"Don't play with your food" is as old a dinner table rule as "Don't chew with your mouth open". But you may want to rethink that policy, especially for picky eaters. Letting kids use all of their senses to explore new foods gives them positive food experiences and encourages them to--yes!--eventually taste foods they’re initially skeptical of.
In a study published in Public Health Nutrition, researchers from Finland describe "sensory-based food education" programs that are common in preschools there. The programs include activities like preparing salads, growing vegetables in a garden or on a windowsill, taking field trips to pick berries, and participating in "sensory sessions" where children touch, listen, taste, and smell different kinds of foods—then share observations with each other.
They found that preschoolers who participated in this food education chose more fruits and vegetables from a buffet compared to those who didn't receive it. Researchers say this sensory-based education helps children explore food with all five senses and instills a joy of eating. They also note that the findings held true even if there was a high level of pickiness in the group—which shows that "positive peer modeling" can also encourage kids to try new foods.
Makes total sense, says Melanie Potock, author of Adventures in Veggieland. "The best way to help kids feel comfortable trying new foods is via food play, so that children can explore all the sensory properties of food and become more comfortable with how it will eventually feel in their mouths," she says. "That means learning with all of the senses, not just sight."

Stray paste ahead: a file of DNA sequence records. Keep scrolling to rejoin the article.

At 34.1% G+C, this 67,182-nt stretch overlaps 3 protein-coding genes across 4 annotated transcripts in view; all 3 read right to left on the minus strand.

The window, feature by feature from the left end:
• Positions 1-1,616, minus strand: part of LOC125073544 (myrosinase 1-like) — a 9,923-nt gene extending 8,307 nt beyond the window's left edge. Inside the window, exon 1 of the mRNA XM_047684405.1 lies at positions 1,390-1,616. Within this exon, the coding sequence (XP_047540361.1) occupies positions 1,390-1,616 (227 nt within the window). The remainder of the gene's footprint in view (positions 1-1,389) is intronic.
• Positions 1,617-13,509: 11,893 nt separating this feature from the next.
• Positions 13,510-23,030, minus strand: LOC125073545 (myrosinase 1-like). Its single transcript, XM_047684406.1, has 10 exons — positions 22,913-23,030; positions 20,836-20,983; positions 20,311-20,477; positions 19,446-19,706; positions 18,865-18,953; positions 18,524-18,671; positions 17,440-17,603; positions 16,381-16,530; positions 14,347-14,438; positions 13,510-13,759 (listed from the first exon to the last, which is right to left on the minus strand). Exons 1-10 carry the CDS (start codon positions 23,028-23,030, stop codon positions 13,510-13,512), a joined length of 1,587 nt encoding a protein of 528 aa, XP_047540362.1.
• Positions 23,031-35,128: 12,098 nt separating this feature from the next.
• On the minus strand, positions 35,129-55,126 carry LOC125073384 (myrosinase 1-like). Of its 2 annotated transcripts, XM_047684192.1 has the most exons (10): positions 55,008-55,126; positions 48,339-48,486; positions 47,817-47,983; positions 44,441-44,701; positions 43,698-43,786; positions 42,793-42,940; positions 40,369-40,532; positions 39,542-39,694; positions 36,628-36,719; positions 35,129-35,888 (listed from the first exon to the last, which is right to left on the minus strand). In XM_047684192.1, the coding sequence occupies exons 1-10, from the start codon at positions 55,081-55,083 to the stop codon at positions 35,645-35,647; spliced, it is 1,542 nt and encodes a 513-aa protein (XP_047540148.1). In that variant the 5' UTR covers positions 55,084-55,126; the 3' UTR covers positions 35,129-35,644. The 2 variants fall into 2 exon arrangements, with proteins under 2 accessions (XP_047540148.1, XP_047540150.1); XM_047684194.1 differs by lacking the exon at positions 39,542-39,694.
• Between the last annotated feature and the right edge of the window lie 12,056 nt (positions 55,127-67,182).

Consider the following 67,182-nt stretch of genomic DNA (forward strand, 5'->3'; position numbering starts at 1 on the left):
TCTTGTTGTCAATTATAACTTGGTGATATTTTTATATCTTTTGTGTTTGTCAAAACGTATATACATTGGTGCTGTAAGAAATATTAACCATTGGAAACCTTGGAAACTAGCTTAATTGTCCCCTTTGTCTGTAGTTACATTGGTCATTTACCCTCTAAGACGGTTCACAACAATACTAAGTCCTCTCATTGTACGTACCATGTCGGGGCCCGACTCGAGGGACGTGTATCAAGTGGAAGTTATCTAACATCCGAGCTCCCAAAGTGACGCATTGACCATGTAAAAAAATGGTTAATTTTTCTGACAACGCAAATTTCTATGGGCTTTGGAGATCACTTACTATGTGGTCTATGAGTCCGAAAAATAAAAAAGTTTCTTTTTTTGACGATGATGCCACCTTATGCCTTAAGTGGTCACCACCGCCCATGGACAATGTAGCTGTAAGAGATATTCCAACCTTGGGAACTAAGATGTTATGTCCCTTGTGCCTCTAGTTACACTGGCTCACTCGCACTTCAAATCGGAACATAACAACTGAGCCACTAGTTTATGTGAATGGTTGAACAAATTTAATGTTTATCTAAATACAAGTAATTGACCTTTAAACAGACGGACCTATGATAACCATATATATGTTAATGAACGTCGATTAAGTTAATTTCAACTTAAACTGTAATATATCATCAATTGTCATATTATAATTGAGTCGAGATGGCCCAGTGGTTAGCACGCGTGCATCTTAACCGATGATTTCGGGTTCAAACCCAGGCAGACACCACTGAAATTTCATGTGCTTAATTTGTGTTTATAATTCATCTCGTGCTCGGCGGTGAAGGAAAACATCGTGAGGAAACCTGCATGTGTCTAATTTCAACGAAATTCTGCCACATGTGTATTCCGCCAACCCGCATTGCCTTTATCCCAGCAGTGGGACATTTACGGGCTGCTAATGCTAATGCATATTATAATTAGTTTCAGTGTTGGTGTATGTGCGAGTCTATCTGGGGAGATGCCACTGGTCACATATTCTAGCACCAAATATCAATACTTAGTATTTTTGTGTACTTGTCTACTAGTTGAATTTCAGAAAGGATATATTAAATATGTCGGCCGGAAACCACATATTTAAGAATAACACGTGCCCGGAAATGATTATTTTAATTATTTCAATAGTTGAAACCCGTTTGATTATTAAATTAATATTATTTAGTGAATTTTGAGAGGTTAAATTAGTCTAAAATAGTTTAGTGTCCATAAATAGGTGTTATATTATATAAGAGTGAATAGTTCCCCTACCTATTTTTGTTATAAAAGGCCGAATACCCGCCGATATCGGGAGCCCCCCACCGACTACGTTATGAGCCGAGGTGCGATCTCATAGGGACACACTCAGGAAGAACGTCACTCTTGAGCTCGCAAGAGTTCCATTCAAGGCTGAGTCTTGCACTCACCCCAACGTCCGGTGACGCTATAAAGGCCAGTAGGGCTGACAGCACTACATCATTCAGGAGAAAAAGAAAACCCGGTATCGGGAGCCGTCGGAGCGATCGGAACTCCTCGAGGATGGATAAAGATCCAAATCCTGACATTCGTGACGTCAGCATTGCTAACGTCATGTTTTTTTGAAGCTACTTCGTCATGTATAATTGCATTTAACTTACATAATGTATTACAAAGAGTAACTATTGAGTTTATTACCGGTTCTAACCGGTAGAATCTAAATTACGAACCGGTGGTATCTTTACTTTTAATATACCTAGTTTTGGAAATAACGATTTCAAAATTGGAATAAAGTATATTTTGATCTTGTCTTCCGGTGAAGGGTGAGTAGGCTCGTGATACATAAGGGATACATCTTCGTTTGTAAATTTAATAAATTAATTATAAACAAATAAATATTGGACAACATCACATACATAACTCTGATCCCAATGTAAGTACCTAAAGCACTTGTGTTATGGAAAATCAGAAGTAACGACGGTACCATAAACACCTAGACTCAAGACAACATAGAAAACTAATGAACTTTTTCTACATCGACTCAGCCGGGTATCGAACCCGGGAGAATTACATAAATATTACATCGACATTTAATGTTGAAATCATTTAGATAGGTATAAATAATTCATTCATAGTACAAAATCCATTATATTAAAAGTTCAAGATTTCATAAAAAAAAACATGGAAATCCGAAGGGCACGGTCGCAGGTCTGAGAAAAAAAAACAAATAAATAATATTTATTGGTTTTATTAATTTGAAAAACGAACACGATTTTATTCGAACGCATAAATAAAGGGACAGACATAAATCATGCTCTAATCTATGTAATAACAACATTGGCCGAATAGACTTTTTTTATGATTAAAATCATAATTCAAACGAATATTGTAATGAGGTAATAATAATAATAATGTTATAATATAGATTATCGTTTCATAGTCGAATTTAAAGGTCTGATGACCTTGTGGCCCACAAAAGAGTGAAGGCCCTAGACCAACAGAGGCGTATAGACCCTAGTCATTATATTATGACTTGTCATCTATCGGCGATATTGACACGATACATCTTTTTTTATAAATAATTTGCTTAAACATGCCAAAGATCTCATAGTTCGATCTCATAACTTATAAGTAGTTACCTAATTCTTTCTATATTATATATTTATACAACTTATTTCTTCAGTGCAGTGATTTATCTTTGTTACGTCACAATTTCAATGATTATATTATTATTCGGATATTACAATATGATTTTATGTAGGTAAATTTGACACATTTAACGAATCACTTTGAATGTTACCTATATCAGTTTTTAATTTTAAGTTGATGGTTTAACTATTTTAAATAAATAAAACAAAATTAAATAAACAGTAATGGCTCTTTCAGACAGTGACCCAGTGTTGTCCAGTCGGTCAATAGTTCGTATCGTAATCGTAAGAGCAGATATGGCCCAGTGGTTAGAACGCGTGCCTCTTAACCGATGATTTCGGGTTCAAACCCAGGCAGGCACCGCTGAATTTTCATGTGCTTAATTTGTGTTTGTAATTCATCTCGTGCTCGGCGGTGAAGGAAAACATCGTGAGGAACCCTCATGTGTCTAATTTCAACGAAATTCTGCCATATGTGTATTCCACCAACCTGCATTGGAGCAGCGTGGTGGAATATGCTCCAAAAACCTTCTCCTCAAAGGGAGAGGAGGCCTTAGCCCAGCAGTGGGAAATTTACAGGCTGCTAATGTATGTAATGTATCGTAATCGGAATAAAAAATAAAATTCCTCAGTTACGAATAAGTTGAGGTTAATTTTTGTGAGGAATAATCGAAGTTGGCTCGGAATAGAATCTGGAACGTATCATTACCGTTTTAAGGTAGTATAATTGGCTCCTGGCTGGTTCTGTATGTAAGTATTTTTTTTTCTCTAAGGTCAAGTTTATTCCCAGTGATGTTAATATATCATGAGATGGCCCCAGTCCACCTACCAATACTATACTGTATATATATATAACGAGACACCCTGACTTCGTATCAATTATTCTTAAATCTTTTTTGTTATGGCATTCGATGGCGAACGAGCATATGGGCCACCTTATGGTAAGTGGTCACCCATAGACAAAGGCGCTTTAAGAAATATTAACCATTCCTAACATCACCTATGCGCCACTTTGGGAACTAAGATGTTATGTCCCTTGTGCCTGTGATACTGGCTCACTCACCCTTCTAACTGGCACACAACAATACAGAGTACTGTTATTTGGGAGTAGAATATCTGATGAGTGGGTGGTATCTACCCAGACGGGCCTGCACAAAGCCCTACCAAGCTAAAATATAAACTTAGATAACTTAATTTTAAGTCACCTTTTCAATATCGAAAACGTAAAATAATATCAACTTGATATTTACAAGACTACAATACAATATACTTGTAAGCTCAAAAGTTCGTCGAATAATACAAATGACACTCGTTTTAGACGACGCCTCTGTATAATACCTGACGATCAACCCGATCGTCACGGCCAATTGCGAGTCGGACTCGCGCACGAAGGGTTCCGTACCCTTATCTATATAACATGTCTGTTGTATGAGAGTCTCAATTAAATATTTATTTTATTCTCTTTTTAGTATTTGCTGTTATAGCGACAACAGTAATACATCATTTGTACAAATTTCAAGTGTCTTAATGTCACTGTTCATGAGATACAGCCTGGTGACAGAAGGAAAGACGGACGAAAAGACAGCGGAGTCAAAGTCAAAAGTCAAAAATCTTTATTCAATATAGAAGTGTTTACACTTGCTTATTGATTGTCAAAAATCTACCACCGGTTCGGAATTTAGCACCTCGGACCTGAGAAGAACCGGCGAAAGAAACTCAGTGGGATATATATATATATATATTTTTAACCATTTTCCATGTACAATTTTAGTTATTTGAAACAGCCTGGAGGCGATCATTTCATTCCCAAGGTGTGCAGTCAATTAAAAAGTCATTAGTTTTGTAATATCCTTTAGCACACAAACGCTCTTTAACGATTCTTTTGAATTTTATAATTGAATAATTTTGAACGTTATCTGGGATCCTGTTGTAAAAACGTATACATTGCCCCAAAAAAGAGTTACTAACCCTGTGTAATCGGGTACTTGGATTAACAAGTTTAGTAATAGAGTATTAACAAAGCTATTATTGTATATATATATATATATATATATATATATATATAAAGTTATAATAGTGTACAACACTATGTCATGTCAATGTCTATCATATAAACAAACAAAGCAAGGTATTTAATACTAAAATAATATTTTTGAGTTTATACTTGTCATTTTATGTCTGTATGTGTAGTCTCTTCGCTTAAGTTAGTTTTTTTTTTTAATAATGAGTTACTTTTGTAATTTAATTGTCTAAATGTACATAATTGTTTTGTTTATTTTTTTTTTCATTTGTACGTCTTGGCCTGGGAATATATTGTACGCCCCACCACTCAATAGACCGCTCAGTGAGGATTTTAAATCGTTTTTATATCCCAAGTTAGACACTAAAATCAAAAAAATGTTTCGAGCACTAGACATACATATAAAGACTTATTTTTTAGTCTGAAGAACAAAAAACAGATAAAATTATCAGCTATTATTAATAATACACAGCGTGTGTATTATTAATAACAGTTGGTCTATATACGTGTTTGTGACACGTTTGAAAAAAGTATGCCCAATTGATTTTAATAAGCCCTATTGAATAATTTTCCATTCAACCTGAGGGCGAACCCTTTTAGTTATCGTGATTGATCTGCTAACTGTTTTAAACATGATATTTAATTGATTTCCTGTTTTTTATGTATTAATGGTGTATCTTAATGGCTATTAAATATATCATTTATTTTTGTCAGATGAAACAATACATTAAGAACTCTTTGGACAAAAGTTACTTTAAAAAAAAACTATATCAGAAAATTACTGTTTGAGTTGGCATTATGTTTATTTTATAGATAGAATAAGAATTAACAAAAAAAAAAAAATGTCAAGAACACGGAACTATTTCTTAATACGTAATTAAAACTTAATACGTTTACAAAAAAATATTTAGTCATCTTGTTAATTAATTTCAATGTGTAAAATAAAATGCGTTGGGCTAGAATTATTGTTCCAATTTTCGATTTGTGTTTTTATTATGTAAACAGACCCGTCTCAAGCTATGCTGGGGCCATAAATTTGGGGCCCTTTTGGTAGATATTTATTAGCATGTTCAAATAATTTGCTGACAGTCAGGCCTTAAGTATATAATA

After all, she says, kids learn subjects like math and language through a variety of ways—with experiments, hands-on activities, and manipulatives—not just through visual input. Learning about food is no different.
So how can you give your child this kind of food education at home? For starters, let kids help with meal prep, says Potock. They'll learn how all different kinds of foods feel, look, and smell, and what they sound like when they're cut or cooked. Even if they don't taste that particular food, that's valuable stuff.
Food crafts are another fun way to teach kids about food. (And the activities can be used for a snack too!) Here's one Potock suggests:
Cut a rinsed and dried milk carton in half, keeping the top with the spout and discarding the bottom half. Have your kids wash and dry a bunch of asparagus stalks, coat the outside of the carton with cream cheese, and build an asparagus log cabin. Include some carrot or jicama sticks, blueberries for cobblestones, or thin slices of raw turnip for roof tiles. Pop it in the fridge and serve it as an afternoon snack. "When kids engage in sensory food play, it's amazing how often they'll nibble on a new vegetable," she says.
But most of all, Potock says, have fun with it. "Learning to be an adventurous eater involves one of the most important senses of all, and that's our sense of humor. Lots of laughter is an essential ingredient for every food play recipe."
You can find more food crafts (and recipes) in Potock's book Adventures in Veggieland.
Sally Kuzemchak, MS, RD, is a registered dietitian, educator, and mom of two who blogs at Real Mom Nutrition. She is the author of the forthcoming book The 101 Healthiest Foods For Kids. She also collaborated with Cooking Light on Dinnertime Survival Guide, a cookbook for busy families. You can follow her on Facebook, Twitter, Pinterest, and Instagram. In her spare time, she loads and unloads the dishwasher. Then loads it again.